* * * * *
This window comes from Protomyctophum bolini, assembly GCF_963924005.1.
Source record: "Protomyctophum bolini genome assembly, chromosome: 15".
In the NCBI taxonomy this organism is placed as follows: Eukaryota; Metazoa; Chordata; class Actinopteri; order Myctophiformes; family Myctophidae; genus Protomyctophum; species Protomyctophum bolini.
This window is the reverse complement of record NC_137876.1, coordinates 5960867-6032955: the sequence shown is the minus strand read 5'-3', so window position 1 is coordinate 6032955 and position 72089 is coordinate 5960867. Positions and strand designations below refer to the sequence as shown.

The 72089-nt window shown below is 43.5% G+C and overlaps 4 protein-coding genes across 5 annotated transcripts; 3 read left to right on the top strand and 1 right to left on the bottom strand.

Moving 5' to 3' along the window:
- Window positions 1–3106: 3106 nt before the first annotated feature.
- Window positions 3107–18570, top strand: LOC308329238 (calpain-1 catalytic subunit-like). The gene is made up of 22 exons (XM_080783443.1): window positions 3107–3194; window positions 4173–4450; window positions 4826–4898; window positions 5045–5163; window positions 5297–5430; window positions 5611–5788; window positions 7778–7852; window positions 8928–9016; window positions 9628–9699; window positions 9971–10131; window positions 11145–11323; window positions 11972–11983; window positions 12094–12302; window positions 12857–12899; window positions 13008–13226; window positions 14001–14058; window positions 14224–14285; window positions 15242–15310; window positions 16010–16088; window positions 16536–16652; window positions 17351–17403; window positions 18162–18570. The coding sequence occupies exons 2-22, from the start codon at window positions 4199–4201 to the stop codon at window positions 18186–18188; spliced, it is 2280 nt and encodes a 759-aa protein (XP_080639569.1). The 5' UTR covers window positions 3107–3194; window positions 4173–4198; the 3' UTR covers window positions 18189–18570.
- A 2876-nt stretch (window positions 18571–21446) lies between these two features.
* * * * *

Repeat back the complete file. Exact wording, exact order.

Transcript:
This window comes from Protomyctophum bolini, assembly GCF_963924005.1.
Source record: "Protomyctophum bolini genome assembly, chromosome: 15".
In the NCBI taxonomy this organism is placed as follows: Eukaryota; Metazoa; Chordata; class Actinopteri; order Myctophiformes; family Myctophidae; genus Protomyctophum; species Protomyctophum bolini.
This window is the reverse complement of record NC_137876.1, coordinates 5960867-6032955: the sequence shown is the minus strand read 5'-3', so window position 1 is coordinate 6032955 and position 72089 is coordinate 5960867. Positions and strand designations below refer to the sequence as shown.

The 72089-nt window shown below is 43.5% G+C and overlaps 4 protein-coding genes across 5 annotated transcripts; 3 read left to right on the top strand and 1 right to left on the bottom strand.

Moving 5' to 3' along the window:
- Window positions 1–3106: 3106 nt before the first annotated feature.
- Window positions 3107–18570, top strand: LOC308329238 (calpain-1 catalytic subunit-like). The gene is made up of 22 exons (XM_080783443.1): window positions 3107–3194; window positions 4173–4450; window positions 4826–4898; window positions 5045–5163; window positions 5297–5430; window positions 5611–5788; window positions 7778–7852; window positions 8928–9016; window positions 9628–9699; window positions 9971–10131; window positions 11145–11323; window positions 11972–11983; window positions 12094–12302; window positions 12857–12899; window positions 13008–13226; window positions 14001–14058; window positions 14224–14285; window positions 15242–15310; window positions 16010–16088; window positions 16536–16652; window positions 17351–17403; window positions 18162–18570. The coding sequence occupies exons 2-22, from the start codon at window positions 4199–4201 to the stop codon at window positions 18186–18188; spliced, it is 2280 nt and encodes a 759-aa protein (XP_080639569.1). The 5' UTR covers window positions 3107–3194; window positions 4173–4198; the 3' UTR covers window positions 18189–18570.
- A 2876-nt stretch (window positions 18571–21446) lies between these two features.